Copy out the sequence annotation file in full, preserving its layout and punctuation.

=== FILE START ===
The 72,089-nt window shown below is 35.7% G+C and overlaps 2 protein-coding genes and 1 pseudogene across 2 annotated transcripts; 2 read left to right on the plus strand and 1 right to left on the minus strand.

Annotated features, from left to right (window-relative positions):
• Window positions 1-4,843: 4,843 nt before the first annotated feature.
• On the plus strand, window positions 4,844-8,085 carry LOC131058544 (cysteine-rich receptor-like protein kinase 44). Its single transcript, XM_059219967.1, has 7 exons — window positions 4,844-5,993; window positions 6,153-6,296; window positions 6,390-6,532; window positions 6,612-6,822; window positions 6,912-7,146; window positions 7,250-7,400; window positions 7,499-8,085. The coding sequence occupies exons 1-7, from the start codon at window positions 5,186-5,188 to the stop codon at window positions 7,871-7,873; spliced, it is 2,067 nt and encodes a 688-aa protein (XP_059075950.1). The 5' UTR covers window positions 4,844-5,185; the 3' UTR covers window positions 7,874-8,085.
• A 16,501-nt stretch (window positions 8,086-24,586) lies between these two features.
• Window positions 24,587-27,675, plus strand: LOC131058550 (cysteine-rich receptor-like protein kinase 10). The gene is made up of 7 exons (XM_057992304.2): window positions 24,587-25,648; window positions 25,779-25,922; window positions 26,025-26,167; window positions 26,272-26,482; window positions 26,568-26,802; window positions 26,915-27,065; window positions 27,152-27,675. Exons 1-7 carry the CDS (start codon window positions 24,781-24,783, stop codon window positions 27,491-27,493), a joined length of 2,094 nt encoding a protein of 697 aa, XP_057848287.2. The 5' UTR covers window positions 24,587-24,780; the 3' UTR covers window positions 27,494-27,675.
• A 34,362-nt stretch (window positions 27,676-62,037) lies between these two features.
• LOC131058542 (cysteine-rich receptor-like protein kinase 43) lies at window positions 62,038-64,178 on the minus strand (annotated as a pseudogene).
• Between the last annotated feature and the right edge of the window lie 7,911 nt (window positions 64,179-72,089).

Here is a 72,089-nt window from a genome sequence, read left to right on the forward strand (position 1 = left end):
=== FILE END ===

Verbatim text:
The 72,089-nt window shown below is 35.7% G+C and overlaps 2 protein-coding genes and 1 pseudogene across 2 annotated transcripts; 2 read left to right on the plus strand and 1 right to left on the minus strand.

Annotated features, from left to right (window-relative positions):
• Window positions 1-4,843: 4,843 nt before the first annotated feature.
• On the plus strand, window positions 4,844-8,085 carry LOC131058544 (cysteine-rich receptor-like protein kinase 44). Its single transcript, XM_059219967.1, has 7 exons — window positions 4,844-5,993; window positions 6,153-6,296; window positions 6,390-6,532; window positions 6,612-6,822; window positions 6,912-7,146; window positions 7,250-7,400; window positions 7,499-8,085. The coding sequence occupies exons 1-7, from the start codon at window positions 5,186-5,188 to the stop codon at window positions 7,871-7,873; spliced, it is 2,067 nt and encodes a 688-aa protein (XP_059075950.1). The 5' UTR covers window positions 4,844-5,185; the 3' UTR covers window positions 7,874-8,085.
• A 16,501-nt stretch (window positions 8,086-24,586) lies between these two features.
• Window positions 24,587-27,675, plus strand: LOC131058550 (cysteine-rich receptor-like protein kinase 10). The gene is made up of 7 exons (XM_057992304.2): window positions 24,587-25,648; window positions 25,779-25,922; window positions 26,025-26,167; window positions 26,272-26,482; window positions 26,568-26,802; window positions 26,915-27,065; window positions 27,152-27,675. Exons 1-7 carry the CDS (start codon window positions 24,781-24,783, stop codon window positions 27,491-27,493), a joined length of 2,094 nt encoding a protein of 697 aa, XP_057848287.2. The 5' UTR covers window positions 24,587-24,780; the 3' UTR covers window positions 27,494-27,675.
• A 34,362-nt stretch (window positions 27,676-62,037) lies between these two features.
• LOC131058542 (cysteine-rich receptor-like protein kinase 43) lies at window positions 62,038-64,178 on the minus strand (annotated as a pseudogene).
• Between the last annotated feature and the right edge of the window lie 7,911 nt (window positions 64,179-72,089).

Here is a 72,089-nt window from a genome sequence, read left to right on the forward strand (position 1 = left end):